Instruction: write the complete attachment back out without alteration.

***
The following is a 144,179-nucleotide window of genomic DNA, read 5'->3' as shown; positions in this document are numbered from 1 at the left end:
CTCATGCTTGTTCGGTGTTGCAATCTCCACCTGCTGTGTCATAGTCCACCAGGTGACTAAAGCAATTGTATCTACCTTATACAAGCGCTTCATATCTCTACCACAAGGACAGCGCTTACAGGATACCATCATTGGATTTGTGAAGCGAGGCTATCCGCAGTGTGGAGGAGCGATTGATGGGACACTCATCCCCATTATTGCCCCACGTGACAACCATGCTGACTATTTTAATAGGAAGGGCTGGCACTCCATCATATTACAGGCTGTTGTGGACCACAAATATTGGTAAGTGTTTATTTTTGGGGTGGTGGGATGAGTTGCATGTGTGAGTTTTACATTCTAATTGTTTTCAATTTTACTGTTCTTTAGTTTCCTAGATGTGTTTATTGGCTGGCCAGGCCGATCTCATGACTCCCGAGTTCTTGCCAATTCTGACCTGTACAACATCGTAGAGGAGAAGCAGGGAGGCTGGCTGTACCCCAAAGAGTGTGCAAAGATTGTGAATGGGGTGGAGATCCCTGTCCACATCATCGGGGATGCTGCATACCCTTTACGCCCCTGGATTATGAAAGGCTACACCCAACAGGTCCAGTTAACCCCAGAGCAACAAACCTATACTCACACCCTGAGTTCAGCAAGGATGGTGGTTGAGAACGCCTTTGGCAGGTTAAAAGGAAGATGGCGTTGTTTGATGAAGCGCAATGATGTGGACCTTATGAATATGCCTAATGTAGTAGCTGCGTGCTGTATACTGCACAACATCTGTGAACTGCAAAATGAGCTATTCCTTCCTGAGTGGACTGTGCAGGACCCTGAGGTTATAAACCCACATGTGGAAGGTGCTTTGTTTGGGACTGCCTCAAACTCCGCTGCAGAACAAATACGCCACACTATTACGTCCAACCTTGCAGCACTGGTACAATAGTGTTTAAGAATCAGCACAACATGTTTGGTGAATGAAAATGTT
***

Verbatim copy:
The following is a 144,179-nucleotide window of genomic DNA, read 5'->3' as shown; positions in this document are numbered from 1 at the left end:
CTCATGCTTGTTCGGTGTTGCAATCTCCACCTGCTGTGTCATAGTCCACCAGGTGACTAAAGCAATTGTATCTACCTTATACAAGCGCTTCATATCTCTACCACAAGGACAGCGCTTACAGGATACCATCATTGGATTTGTGAAGCGAGGCTATCCGCAGTGTGGAGGAGCGATTGATGGGACACTCATCCCCATTATTGCCCCACGTGACAACCATGCTGACTATTTTAATAGGAAGGGCTGGCACTCCATCATATTACAGGCTGTTGTGGACCACAAATATTGGTAAGTGTTTATTTTTGGGGTGGTGGGATGAGTTGCATGTGTGAGTTTTACATTCTAATTGTTTTCAATTTTACTGTTCTTTAGTTTCCTAGATGTGTTTATTGGCTGGCCAGGCCGATCTCATGACTCCCGAGTTCTTGCCAATTCTGACCTGTACAACATCGTAGAGGAGAAGCAGGGAGGCTGGCTGTACCCCAAAGAGTGTGCAAAGATTGTGAATGGGGTGGAGATCCCTGTCCACATCATCGGGGATGCTGCATACCCTTTACGCCCCTGGATTATGAAAGGCTACACCCAACAGGTCCAGTTAACCCCAGAGCAACAAACCTATACTCACACCCTGAGTTCAGCAAGGATGGTGGTTGAGAACGCCTTTGGCAGGTTAAAAGGAAGATGGCGTTGTTTGATGAAGCGCAATGATGTGGACCTTATGAATATGCCTAATGTAGTAGCTGCGTGCTGTATACTGCACAACATCTGTGAACTGCAAAATGAGCTATTCCTTCCTGAGTGGACTGTGCAGGACCCTGAGGTTATAAACCCACATGTGGAAGGTGCTTTGTTTGGGACTGCCTCAAACTCCGCTGCAGAACAAATACGCCACACTATTACGTCCAACCTTGCAGCACTGGTACAATAGTGTTTAAGAATCAGCACAACATGTTTGGTGAATGAAAATGTT